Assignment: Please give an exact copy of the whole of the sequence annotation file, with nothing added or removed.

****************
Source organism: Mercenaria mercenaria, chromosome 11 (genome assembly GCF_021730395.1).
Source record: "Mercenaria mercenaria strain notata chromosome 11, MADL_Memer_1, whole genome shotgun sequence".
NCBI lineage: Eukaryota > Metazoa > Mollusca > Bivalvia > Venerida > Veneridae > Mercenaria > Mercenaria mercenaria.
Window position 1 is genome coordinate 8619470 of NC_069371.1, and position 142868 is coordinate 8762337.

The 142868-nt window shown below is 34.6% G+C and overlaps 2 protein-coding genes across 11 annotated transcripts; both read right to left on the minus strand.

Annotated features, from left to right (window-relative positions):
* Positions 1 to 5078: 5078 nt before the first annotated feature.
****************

Source organism: Mercenaria mercenaria, chromosome 11 (genome assembly GCF_021730395.1).
Source record: "Mercenaria mercenaria strain notata chromosome 11, MADL_Memer_1, whole genome shotgun sequence".
NCBI lineage: Eukaryota > Metazoa > Mollusca > Bivalvia > Venerida > Veneridae > Mercenaria > Mercenaria mercenaria.
Window position 1 is genome coordinate 8619470 of NC_069371.1, and position 142868 is coordinate 8762337.

The 142868-nt window shown below is 34.6% G+C and overlaps 2 protein-coding genes across 11 annotated transcripts; both read right to left on the minus strand.

Annotated features, from left to right (window-relative positions):
* Positions 1 to 5078: 5078 nt before the first annotated feature.